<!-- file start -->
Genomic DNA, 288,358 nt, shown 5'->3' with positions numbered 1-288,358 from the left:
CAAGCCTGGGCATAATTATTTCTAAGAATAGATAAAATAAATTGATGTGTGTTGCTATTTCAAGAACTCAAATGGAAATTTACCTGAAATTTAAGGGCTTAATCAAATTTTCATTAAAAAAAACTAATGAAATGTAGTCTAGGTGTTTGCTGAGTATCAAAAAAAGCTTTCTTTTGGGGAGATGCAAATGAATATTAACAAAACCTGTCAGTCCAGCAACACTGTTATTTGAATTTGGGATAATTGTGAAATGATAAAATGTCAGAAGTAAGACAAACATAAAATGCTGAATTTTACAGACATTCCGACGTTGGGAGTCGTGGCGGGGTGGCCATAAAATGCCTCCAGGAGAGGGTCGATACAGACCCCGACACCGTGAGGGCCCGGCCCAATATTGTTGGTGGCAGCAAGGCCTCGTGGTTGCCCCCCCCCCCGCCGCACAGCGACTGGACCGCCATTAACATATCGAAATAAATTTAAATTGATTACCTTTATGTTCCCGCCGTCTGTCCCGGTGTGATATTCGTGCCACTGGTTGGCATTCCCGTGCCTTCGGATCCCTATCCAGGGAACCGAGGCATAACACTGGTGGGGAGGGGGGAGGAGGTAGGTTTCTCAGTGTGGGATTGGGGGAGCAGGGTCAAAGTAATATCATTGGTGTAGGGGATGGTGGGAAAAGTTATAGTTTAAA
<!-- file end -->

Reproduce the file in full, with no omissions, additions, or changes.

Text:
Genomic DNA, 288,358 nt, shown 5'->3' with positions numbered 1-288,358 from the left:
CAAGCCTGGGCATAATTATTTCTAAGAATAGATAAAATAAATTGATGTGTGTTGCTATTTCAAGAACTCAAATGGAAATTTACCTGAAATTTAAGGGCTTAATCAAATTTTCATTAAAAAAAACTAATGAAATGTAGTCTAGGTGTTTGCTGAGTATCAAAAAAAGCTTTCTTTTGGGGAGATGCAAATGAATATTAACAAAACCTGTCAGTCCAGCAACACTGTTATTTGAATTTGGGATAATTGTGAAATGATAAAATGTCAGAAGTAAGACAAACATAAAATGCTGAATTTTACAGACATTCCGACGTTGGGAGTCGTGGCGGGGTGGCCATAAAATGCCTCCAGGAGAGGGTCGATACAGACCCCGACACCGTGAGGGCCCGGCCCAATATTGTTGGTGGCAGCAAGGCCTCGTGGTTGCCCCCCCCCCCGCCGCACAGCGACTGGACCGCCATTAACATATCGAAATAAATTTAAATTGATTACCTTTATGTTCCCGCCGTCTGTCCCGGTGTGATATTCGTGCCACTGGTTGGCATTCCCGTGCCTTCGGATCCCTATCCAGGGAACCGAGGCATAACACTGGTGGGGAGGGGGGAGGAGGTAGGTTTCTCAGTGTGGGATTGGGGGAGCAGGGTCAAAGTAATATCATTGGTGTAGGGGATGGTGGGAAAAGTTATAGTTTAAA